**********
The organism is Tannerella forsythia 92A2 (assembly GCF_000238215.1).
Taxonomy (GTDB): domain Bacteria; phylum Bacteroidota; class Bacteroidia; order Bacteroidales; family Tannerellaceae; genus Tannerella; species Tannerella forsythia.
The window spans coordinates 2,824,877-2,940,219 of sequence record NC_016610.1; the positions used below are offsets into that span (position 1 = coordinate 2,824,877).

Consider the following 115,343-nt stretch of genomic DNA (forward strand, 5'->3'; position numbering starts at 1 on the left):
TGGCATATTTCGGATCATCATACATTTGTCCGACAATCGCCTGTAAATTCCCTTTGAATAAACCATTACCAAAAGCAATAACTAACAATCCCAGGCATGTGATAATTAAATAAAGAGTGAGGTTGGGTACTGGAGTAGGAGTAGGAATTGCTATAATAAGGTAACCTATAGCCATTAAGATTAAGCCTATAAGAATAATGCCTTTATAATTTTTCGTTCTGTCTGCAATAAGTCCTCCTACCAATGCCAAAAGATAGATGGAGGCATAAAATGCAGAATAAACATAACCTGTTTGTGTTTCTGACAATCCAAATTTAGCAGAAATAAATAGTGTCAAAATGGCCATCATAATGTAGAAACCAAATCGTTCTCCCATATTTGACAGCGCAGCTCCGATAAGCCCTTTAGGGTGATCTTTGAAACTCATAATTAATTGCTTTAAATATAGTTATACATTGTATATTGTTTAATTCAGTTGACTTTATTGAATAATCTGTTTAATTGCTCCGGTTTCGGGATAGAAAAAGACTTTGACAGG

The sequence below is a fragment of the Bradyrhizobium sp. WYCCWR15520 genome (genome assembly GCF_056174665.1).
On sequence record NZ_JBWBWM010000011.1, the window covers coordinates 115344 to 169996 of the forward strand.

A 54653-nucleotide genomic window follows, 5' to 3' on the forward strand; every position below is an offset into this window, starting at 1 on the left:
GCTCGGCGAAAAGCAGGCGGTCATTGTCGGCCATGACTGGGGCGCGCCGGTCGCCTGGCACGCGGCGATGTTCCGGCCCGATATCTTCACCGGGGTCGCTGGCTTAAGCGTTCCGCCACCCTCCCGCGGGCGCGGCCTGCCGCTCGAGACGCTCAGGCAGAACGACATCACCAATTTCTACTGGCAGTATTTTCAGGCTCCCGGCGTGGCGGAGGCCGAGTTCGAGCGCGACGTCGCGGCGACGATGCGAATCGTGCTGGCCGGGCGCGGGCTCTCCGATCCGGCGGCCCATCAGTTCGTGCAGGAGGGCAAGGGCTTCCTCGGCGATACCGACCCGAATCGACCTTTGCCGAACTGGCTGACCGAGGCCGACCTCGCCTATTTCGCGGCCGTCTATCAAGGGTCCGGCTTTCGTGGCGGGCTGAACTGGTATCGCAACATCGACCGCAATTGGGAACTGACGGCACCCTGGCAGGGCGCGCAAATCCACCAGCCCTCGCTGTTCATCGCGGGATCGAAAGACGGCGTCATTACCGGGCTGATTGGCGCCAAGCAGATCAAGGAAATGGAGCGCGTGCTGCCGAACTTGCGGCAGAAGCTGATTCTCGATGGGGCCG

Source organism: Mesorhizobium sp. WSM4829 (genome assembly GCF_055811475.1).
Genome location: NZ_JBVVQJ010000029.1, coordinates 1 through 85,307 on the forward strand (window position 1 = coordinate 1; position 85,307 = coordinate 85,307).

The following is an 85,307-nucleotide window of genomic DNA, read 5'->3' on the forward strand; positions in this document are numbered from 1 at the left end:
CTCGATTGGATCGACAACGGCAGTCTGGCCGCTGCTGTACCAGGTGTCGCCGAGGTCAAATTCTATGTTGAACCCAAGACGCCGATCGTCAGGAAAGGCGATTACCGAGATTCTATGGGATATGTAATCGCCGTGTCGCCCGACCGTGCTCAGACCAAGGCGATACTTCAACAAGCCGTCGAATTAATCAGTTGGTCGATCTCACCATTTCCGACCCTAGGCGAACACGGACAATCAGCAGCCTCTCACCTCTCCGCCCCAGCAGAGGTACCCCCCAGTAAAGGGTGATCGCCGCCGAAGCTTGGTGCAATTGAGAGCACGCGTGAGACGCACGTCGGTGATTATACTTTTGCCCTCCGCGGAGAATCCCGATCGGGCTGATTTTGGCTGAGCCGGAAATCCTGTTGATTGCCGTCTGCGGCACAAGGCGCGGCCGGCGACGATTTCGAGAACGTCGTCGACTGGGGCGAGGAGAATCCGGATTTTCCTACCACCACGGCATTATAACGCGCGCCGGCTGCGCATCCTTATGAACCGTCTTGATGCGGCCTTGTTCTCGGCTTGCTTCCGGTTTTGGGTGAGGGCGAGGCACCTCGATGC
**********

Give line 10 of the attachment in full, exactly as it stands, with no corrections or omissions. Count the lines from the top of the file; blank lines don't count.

Source organism: Mesorhizobium sp. WSM4829 (genome assembly GCF_055811475.1).